Measure account for risk, Risk Management

The asset management industry uses a variety of "performance measures" to asses the relative performance of managed portfolios or funds, mostly (but not always) relative to an appropriate benchmark. One such measure, the "Sharpe ratio", was introduced in the  lectures. The "Treynor ratio" is defined in very much the same way, with the only exception that the denominator is not the portfolio's volatility ("sigma"), but instead it's  "beta" (i.e. the slope coefficient in a CAPM-style regression of portfolio returns onto a benchmark). Another performance measure used frequently is "alpha" (the intercept in the aforementioned regression). There are other measures (e.g. "M2" or the "Information  Ratio"); feel free to include any of these in your discussion at your discretion.

(a) Provide a discussion of the characteristics of these performance measures (and any others you may choose to include). Discuss in particular:

  • What exactly is being measured?
  • How does the measure account for risk (and what kind of risk)?
  • What are the differences between the measures?

(b) Discuss what performance measure(s) you would employ (and why?) if you were any of the following:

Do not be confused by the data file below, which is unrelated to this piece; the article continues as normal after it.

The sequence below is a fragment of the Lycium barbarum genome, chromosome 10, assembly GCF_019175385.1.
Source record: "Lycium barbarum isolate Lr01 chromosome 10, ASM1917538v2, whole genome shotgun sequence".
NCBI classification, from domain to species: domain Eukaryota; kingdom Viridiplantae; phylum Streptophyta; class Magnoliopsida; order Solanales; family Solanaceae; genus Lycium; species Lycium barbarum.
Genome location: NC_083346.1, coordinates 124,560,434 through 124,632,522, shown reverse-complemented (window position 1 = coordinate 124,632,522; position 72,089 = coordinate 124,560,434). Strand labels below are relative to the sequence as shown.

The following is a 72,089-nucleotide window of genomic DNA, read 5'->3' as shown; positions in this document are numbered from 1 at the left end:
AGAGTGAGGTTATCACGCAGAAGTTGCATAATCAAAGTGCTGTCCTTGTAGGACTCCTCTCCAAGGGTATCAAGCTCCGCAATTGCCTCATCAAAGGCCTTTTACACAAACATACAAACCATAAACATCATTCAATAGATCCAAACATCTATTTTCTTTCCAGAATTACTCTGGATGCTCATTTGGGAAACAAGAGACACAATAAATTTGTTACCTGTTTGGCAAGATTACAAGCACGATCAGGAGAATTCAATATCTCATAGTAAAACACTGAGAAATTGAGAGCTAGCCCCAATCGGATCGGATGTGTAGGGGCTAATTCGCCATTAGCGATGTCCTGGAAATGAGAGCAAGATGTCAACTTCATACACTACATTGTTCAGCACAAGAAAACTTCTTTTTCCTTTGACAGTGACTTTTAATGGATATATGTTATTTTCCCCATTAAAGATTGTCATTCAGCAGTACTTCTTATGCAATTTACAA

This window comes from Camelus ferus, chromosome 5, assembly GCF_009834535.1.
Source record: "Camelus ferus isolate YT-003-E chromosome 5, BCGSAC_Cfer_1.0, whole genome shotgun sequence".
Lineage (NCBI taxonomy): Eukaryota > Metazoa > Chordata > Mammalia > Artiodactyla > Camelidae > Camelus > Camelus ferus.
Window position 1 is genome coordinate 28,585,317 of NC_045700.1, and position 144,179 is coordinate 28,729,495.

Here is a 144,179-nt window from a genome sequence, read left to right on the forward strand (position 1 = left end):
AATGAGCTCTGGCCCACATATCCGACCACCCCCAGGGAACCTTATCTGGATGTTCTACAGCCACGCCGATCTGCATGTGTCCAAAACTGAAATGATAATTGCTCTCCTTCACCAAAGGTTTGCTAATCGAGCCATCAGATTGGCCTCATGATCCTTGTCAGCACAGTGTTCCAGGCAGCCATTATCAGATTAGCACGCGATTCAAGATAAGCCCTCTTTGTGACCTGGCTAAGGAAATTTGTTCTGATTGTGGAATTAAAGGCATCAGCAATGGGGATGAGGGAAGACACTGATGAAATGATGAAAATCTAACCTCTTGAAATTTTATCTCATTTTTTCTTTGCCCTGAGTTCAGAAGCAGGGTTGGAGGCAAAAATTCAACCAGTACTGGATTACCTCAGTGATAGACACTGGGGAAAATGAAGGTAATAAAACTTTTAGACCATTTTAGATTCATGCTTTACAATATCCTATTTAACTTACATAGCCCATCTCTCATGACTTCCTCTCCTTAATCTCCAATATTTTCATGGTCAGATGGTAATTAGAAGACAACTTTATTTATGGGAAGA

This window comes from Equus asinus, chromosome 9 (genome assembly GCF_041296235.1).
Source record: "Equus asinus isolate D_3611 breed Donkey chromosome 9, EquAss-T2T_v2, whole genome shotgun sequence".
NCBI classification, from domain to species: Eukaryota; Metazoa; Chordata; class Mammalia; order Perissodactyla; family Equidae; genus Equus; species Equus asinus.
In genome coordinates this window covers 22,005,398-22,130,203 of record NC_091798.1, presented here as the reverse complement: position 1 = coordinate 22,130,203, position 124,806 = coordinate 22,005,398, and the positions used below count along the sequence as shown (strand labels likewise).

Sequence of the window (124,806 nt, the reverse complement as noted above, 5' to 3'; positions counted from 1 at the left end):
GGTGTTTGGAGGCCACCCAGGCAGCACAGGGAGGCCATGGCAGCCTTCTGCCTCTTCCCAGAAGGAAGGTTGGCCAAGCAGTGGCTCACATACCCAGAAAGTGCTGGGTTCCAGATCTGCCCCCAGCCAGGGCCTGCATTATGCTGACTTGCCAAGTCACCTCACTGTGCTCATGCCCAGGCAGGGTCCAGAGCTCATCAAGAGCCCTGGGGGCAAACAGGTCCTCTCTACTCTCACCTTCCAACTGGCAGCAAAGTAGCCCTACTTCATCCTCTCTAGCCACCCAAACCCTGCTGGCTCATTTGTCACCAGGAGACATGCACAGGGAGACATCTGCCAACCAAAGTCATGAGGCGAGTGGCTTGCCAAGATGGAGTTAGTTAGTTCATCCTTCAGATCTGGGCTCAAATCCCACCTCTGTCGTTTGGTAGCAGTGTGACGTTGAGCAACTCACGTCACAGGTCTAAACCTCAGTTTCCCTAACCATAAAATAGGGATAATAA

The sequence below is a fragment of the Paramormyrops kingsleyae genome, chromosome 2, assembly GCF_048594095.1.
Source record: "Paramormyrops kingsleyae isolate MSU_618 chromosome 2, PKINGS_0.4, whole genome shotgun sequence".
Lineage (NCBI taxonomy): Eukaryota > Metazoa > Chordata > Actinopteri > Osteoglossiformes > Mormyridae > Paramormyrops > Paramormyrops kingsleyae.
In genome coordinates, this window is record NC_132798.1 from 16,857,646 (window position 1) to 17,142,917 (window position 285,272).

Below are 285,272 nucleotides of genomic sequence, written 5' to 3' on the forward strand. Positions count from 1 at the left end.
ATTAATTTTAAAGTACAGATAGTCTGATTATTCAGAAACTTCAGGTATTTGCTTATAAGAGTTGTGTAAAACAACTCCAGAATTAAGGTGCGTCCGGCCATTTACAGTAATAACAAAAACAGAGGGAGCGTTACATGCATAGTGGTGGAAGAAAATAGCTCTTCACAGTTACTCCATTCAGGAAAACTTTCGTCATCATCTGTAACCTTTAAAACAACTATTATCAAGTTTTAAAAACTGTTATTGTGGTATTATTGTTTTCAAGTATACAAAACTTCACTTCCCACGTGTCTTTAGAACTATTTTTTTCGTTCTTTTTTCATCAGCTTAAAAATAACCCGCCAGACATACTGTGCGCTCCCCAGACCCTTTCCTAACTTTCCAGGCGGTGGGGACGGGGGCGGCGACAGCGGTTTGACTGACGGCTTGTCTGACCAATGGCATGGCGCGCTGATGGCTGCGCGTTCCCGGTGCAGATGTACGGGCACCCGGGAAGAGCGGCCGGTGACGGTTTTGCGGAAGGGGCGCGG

• The manager of a "fund of funds", selecting a portfolio of funds.
  • A "high-net-worth" individual choosing a hedge fund to invest in.
  • An individual choosing a pension fund to invest their life savings.

(c) Below are two statements that we found in articles on performance measures.

Chose either one of these statements and provide a brief discussion:

 Statement (1):

 Investors use performance measures to decide where to drop their money. But clearly, since very few of us can see into the future, we are constrained to using historical (past) data to compute those measures. But investors probably do not care about how much they would have made if they had invested in the fund in the past, but how much they will make in the future if they invest now. The question is thus, how much does past performance tell us about future performance? Based on the empirical evidence, the answer seems to be: very little!

Posted Date: 2/22/2013 6:12:23 AM | Location : United States







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